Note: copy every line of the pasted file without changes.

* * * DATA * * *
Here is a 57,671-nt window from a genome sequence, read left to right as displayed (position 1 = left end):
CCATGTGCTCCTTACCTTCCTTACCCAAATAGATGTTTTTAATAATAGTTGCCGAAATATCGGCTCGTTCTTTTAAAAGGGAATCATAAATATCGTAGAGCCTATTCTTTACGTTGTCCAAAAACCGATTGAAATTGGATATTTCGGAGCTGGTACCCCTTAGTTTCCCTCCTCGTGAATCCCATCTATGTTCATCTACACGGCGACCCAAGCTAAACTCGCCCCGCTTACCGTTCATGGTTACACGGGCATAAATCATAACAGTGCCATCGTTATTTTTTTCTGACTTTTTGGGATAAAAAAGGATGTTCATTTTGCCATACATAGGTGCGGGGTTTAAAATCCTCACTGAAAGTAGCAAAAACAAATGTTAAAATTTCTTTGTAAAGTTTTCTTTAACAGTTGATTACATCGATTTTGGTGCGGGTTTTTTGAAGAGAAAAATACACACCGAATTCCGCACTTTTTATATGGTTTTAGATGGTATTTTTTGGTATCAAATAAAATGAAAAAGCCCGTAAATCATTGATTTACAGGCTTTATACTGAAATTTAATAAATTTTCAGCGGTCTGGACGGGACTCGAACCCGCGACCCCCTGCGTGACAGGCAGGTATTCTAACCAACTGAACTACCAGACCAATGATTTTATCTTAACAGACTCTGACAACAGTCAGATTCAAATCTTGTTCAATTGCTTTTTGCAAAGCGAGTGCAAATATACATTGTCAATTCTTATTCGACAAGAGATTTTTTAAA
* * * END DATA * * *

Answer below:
Here is a 57,671-nt window from a genome sequence, read left to right as displayed (position 1 = left end):
CCATGTGCTCCTTACCTTCCTTACCCAAATAGATGTTTTTAATAATAGTTGCCGAAATATCGGCTCGTTCTTTTAAAAGGGAATCATAAATATCGTAGAGCCTATTCTTTACGTTGTCCAAAAACCGATTGAAATTGGATATTTCGGAGCTGGTACCCCTTAGTTTCCCTCCTCGTGAATCCCATCTATGTTCATCTACACGGCGACCCAAGCTAAACTCGCCCCGCTTACCGTTCATGGTTACACGGGCATAAATCATAACAGTGCCATCGTTATTTTTTTCTGACTTTTTGGGATAAAAAAGGATGTTCATTTTGCCATACATAGGTGCGGGGTTTAAAATCCTCACTGAAAGTAGCAAAAACAAATGTTAAAATTTCTTTGTAAAGTTTTCTTTAACAGTTGATTACATCGATTTTGGTGCGGGTTTTTTGAAGAGAAAAATACACACCGAATTCCGCACTTTTTATATGGTTTTAGATGGTATTTTTTGGTATCAAATAAAATGAAAAAGCCCGTAAATCATTGATTTACAGGCTTTATACTGAAATTTAATAAATTTTCAGCGGTCTGGACGGGACTCGAACCCGCGACCCCCTGCGTGACAGGCAGGTATTCTAACCAACTGAACTACCAGACCAATGATTTTATCTTAACAGACTCTGACAACAGTCAGATTCAAATCTTGTTCAATTGCTTTTTGCAAAGCGAGTGCAAATATACATTGTCAATTCTTATTCGACAAGAGATTTTTTAAA